When adding the annotation, you can use 'gi|114647465|ref|XP_528667.2|' as the sequence name. Alternatively, you can use any unique part of it - such as '114647465.' The server will try to find the sequence you have in mind by pattern matching. This will fail if the selected name is not truly unique, and result in the input processing error. Therefore, try and give unique names to your sequences. Also consider the possibilty that the seqeunces wiht identical names actually are two identical sequences - in that case you can get rid of one of them.


Conservation. The server produces a 1D conservation map (the conservation score color coded and mapped on the sequence) in the png format, the tabulated information (in xls format), and the conservation mapped onto the structure (as a PyMol session). A consistent color coding is used in all three forms of the output.

Specialization. In the output, the specialization scores are shown side-by-side with the conservation values (Shannon entropy) for each residue , both in the tabulated output (xls spreadsheet) as well as mapped on the structure (Pymol session). The scores are also immediately shown in the browser, mapped on the sequence, and in an html version of the output table.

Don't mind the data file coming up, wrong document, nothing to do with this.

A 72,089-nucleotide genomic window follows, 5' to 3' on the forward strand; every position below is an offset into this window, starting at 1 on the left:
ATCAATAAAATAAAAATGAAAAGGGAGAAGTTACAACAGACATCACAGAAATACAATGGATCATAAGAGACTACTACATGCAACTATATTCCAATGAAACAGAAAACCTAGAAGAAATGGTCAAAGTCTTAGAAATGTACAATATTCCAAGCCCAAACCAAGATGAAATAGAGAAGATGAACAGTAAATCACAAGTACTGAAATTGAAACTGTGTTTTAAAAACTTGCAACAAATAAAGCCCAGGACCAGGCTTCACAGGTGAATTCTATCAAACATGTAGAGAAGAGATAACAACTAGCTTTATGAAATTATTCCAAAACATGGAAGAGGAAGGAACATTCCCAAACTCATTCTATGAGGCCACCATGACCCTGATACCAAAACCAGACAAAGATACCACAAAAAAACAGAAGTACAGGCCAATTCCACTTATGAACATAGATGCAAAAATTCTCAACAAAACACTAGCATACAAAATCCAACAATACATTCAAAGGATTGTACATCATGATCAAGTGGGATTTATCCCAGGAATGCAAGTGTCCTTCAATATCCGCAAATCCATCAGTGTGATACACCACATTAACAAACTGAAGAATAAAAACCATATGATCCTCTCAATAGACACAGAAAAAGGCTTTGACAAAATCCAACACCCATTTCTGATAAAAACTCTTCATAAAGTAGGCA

Read more about the Pymol session produced by Cube.

Read more about the xls spreadsheet produced by Cube.

If you are really interested in the inner workings of Cube, or if you would simply like to download everything with a single click, Cube offers the whole work directory for download. Read more.

Exon boundaries. If the exons boundaries are known, you can indicate them in your reference sequence by inserting 'Z' character in their place. Also if you use ExoLocator server to create the input sequence alignment, it will provide that piece of annotation for you. In the conservation map, the exon boundaries are indicated as blue bars.


We are doing our best to keep the server as robust as possible against all sorts of formatting that crops in bio databases around the world. Sometimes the server fails, nevertheless. If it happens, please send us the error message you received to our contact address.